A plus symbol.
addTemplateName
A plus symbol.
plus
Creates a new item.
A silhouette of an open book, displaying the left and right pages.
bookmarksTemplateName
A silhouette of an open book, displaying the left and right pages.
book
Shows app-specific bookmarks.
A rectangle with two vertical partitions.
columnViewTemplateName
A rectangle with two vertical partitions.
rectangle.split.3x1
Displays content in a column-based layout.
Two diagonal arrows pointing away from each other.
enterFullScreenTemplateName
Two diagonal arrows pointing away from each other.
arrow.up.left.and.arrow.down.right
Enters full-screen mode.
Two diagonal arrows pointing in toward each other.
exitFullScreenTemplateName
Two diagonal arrows pointing in toward each other.
arrow.down.right.and.arrow.up.left
Exits full-screen mode.
A rounded rectangle with two wave lines on the left and right sides.
flowViewTemplateName
A rectangle with five small black squares in a row beneath it.
squares.below.rectangle
Displays content in a Cover Flow layout. Note that the system doesn’t provide a standard Cover Flow view.
A chevron that points to the left.
goBackTemplateName
A chevron that points to the left.
chevron.backward
Navigates back.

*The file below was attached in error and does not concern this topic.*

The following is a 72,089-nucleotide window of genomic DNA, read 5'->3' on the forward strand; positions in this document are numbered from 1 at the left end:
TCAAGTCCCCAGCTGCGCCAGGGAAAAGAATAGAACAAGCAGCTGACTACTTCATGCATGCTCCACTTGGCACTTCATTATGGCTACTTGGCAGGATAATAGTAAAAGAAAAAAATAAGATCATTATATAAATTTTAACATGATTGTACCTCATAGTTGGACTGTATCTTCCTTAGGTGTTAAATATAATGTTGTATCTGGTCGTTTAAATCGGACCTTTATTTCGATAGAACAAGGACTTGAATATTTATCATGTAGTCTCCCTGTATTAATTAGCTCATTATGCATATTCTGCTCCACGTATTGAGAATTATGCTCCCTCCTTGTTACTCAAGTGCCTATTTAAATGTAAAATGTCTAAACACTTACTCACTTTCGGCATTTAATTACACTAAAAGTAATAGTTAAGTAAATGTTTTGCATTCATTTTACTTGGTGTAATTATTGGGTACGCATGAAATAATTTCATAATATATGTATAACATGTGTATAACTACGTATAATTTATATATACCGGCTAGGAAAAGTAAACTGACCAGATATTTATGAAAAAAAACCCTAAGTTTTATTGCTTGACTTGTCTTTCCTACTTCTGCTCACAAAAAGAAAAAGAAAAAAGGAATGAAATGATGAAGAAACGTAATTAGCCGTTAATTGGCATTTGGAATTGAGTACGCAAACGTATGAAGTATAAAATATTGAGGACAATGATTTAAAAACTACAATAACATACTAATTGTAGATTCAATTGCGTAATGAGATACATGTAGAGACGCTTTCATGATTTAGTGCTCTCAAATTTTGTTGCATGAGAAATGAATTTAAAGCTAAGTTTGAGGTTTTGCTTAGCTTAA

A chevron that points to the right.
goForwardTemplateName
A chevron that points to the right.
chevron.forward
Navigates forward.
A chevron that points to the left.
goLeftTemplateName
A chevron that points to the left.
chevron.left
Navigates left.
A chevron that points to the right.
goRightTemplateName
A chevron that points to the right.
chevron.right
Navigates right.
Four squares arranged side by side with two on the top and two on the bottom.
iconViewTemplateName
Four squares arranged side by side with two on the top and two on the bottom.
square.grid.2x2
Displays content in an icon-based layout.
A chevron that points to the left.
leftFacingTriangleTemplateName
A chevron that points to the left.
chevron.left
Navigates to the left.
Four horizontal lines, stacked evenly on top of each other.
listViewTemplateName
Three horizontal lines, stacked evenly on top of each other. Each line is preceded by a bullet on left.
list.bullet
Displays content in a list-based layout.
A padlock with a closed shackle.
lockLockedTemplateName
A padlock with a closed shackle.
lock
Denotes that an object is locked. When activated, unlocks the object.